Lovers of the Night and The Silent OrderView Upcoming Films
Streaming now through January 5
While the year 2020 draws to a close, Anna Frances Ewert’s genial Lovers of the Night details the daily lives and viewpoints, values, and hopes of seven engaging Trappist monks living in a monastery in rural Kildare, Ireland. Her film is accompanied by The Silent Order, a short from seventy years earlier about a different group of cloistered monastics in County Tipperary. With thanks to the Irish Film Institute, IFI Irish Film Archive, and Culture Ireland.
Lovers of the Night
Filmmaker Anna Frances Ewert paid regular visits to a rural Cistercian monastery in County Kildare, Ireland, eventually forming fast friendships with the seven Trappist monks who inhabit the place. She filmed them, her camera noting their modern yet modest surroundings and the monks’ day-to-day routines that sustain the ancient spiritual community—gardening, cooking, cleaning, tending cattle, praying. Far from somber or subdued, the monks are warm and heartening, and willing to share with her many surprising, even comical, details about their lives both past and present.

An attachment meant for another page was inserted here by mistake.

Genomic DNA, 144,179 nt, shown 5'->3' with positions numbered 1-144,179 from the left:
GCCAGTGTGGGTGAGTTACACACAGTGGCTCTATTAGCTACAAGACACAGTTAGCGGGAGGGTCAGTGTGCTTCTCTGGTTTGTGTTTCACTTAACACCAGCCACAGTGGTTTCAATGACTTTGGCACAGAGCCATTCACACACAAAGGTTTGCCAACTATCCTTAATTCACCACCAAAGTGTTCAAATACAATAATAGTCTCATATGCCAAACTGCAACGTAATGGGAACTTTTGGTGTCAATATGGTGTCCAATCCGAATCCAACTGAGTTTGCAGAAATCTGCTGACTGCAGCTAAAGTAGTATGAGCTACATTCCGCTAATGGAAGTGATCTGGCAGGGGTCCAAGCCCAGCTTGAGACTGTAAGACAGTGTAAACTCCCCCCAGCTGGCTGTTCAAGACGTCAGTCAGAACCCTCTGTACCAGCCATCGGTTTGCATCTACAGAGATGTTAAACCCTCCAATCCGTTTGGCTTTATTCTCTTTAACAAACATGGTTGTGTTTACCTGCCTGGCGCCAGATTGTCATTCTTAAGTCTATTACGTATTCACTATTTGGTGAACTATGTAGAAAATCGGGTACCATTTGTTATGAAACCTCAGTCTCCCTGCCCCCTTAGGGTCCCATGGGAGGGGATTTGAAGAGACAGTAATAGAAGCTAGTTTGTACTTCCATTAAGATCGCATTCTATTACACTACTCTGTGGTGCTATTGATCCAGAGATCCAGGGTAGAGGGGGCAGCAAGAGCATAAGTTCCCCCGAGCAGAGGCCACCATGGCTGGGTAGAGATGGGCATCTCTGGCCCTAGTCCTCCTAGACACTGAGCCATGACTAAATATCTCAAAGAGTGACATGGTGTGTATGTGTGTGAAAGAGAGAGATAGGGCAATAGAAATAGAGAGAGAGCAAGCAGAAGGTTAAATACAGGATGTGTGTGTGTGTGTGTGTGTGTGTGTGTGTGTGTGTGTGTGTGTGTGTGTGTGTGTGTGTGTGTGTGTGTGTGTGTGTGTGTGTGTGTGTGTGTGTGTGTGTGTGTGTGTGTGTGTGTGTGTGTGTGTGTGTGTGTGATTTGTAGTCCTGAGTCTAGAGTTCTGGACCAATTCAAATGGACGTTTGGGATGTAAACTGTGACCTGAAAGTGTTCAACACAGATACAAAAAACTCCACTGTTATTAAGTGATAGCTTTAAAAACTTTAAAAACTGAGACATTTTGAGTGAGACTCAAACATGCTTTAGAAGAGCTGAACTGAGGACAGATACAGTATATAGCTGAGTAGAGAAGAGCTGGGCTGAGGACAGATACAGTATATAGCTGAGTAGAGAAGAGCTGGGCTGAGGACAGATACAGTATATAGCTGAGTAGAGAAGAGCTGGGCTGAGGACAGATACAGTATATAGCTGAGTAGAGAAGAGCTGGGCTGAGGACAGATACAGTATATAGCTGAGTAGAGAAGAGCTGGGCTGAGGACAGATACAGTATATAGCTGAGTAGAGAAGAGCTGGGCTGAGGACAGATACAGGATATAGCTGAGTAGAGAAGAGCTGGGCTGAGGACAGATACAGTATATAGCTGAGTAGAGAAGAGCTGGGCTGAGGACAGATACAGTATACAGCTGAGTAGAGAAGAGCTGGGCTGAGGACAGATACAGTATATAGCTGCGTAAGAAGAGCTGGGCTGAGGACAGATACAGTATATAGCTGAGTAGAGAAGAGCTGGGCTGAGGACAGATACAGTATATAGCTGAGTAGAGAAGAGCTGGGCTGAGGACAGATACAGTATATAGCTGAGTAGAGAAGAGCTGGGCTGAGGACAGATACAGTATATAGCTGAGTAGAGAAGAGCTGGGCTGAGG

Above all, however, Ewert records the monks’ wise and pragmatic philosophies of life. “There’s a lot we have in common, even if we ourselves are not religious, yet we might share a longing to live fully. . . . I feel the monks are not so different, and that’s what I wanted to highlight—to question some preconceived notions. I think when we understand a person’s perspective, we don’t judge so quickly. And for me this is where the power of documentaries lie, they go beyond the mind and the intellect.” (Anna Frances Ewert, 2018, 57 minutes)
The Silent Order
Filmed shortly after World War II, The Silent Order records the lives of Trappist monks living inside the 12th-century Monastery of the Holy Cross, Roscrea, County Tipperary, as they quietly go about their business as farmers, scholars, artists, and writers—evoking 10 centuries of a shifting social, political, and religious landscape in the heart of Ireland. With thanks to the Irish Film Institute, IFI Irish Film Archive, and Culture Ireland. (George Fleischmann, 1948, 10 minutes)